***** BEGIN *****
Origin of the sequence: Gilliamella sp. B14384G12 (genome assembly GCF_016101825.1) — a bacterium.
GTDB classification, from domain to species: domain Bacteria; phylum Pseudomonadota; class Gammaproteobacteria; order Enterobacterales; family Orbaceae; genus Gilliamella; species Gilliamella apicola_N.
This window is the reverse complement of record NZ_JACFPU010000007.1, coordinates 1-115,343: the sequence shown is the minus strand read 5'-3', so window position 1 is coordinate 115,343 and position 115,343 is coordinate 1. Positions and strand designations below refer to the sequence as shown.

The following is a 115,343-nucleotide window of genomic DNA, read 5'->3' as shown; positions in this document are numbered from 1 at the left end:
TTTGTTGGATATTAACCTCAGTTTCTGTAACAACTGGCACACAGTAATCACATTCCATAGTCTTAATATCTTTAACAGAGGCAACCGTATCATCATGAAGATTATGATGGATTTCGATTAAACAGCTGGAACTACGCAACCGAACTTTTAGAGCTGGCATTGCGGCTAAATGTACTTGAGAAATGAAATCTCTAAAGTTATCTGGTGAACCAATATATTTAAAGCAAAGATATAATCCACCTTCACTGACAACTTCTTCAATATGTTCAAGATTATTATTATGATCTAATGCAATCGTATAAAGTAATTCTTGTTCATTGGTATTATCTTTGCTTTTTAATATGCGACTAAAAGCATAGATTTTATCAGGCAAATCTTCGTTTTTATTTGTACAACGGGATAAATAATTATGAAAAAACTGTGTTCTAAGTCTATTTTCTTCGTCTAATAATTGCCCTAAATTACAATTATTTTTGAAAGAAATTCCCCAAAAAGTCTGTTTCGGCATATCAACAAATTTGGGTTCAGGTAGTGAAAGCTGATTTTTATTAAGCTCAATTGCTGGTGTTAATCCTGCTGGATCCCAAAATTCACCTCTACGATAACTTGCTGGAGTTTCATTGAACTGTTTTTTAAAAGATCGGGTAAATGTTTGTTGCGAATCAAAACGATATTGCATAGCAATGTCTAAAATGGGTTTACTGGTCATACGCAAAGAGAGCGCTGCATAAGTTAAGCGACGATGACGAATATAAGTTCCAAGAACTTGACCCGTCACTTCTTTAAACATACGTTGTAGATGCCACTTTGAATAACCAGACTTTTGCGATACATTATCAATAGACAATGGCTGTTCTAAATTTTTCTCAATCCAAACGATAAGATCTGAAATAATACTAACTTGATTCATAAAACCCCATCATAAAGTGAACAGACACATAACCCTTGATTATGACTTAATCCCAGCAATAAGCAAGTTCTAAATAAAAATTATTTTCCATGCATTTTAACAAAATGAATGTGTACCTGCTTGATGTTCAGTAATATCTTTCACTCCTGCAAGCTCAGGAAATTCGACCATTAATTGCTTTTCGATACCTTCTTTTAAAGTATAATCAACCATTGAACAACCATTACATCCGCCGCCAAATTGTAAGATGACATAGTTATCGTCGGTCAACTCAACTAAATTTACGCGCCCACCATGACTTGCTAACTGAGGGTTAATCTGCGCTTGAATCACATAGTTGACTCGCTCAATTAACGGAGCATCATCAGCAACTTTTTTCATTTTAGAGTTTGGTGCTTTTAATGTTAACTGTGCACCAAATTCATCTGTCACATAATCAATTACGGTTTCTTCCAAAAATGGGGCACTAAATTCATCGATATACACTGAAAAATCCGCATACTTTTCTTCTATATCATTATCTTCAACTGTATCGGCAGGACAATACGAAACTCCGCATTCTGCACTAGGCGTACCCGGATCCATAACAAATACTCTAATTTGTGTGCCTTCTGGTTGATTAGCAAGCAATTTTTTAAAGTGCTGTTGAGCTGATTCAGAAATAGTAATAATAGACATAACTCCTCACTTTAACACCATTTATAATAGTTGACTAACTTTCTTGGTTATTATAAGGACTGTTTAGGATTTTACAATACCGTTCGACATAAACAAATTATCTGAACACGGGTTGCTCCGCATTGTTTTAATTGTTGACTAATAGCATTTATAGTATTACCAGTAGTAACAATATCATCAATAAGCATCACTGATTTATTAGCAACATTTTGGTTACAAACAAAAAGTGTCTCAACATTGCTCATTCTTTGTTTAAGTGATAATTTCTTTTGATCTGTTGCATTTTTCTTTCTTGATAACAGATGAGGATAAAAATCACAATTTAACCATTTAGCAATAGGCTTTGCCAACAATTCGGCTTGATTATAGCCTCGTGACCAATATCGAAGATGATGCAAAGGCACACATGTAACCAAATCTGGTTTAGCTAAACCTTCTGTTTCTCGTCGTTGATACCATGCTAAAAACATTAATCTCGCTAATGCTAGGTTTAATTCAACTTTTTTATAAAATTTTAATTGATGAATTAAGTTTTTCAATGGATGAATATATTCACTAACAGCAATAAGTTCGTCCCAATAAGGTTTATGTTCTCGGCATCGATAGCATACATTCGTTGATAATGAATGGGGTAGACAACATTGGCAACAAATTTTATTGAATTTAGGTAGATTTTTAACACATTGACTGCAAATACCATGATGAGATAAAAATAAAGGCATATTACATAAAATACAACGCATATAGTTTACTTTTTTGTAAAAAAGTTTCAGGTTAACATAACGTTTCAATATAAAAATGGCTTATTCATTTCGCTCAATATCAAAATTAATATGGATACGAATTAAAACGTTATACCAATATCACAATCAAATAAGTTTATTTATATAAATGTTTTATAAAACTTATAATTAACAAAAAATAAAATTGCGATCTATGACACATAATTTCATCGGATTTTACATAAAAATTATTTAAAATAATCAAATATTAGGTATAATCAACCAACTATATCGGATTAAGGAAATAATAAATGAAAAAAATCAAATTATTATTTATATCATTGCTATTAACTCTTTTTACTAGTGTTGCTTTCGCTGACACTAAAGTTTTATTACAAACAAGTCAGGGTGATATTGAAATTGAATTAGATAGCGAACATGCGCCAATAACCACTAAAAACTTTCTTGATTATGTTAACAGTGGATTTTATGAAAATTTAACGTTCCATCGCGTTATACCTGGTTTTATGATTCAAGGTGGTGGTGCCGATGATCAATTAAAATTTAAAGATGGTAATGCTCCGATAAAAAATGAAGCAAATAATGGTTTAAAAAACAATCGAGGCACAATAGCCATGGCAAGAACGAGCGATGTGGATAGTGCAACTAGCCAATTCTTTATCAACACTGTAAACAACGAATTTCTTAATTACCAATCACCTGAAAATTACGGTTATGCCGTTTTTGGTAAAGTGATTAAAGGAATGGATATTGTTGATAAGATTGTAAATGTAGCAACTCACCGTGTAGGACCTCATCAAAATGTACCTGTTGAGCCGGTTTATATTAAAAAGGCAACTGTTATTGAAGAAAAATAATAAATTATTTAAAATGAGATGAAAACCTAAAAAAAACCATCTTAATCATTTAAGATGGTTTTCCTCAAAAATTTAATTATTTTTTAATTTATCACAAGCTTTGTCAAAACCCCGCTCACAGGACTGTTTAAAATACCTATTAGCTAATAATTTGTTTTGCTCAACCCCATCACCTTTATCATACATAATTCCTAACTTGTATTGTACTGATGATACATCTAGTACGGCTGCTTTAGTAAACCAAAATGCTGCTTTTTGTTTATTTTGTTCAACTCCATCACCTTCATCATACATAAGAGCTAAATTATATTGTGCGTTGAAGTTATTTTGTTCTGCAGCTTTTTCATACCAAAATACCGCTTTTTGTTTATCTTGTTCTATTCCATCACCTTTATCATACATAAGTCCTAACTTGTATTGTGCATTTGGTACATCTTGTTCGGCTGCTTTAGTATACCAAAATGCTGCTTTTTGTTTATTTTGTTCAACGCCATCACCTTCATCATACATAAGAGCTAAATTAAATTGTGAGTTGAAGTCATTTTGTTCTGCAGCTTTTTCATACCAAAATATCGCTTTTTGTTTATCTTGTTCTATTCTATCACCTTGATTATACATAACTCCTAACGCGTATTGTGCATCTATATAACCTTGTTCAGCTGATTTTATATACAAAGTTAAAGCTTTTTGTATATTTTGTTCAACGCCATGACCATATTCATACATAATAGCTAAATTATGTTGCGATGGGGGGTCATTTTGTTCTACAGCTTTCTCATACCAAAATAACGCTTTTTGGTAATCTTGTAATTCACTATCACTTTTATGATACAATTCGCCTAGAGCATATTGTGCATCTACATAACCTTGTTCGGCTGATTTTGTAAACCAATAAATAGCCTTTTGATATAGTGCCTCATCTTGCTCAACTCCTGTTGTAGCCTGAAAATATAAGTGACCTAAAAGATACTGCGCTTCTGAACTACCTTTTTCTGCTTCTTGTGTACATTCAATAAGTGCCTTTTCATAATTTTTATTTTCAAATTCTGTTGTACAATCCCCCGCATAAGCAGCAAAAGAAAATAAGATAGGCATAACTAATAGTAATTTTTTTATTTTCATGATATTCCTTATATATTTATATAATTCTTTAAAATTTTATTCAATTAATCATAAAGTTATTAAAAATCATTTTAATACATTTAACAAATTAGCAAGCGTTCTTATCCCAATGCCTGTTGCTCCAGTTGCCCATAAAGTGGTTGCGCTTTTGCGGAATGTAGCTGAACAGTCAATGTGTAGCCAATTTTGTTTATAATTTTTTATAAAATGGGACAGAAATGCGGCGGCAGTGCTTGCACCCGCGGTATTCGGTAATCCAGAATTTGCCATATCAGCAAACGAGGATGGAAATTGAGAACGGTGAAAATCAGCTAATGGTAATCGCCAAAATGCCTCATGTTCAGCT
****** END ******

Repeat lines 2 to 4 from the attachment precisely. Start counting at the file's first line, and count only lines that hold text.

GTDB classification, from domain to species: domain Bacteria; phylum Pseudomonadota; class Gammaproteobacteria; order Enterobacterales; family Orbaceae; genus Gilliamella; species Gilliamella apicola_N.
This window is the reverse complement of record NZ_JACFPU010000007.1, coordinates 1-115,343: the sequence shown is the minus strand read 5'-3', so window position 1 is coordinate 115,343 and position 115,343 is coordinate 1. Positions and strand designations below refer to the sequence as shown.

The following is a 115,343-nucleotide window of genomic DNA, read 5'->3' as shown; positions in this document are numbered from 1 at the left end: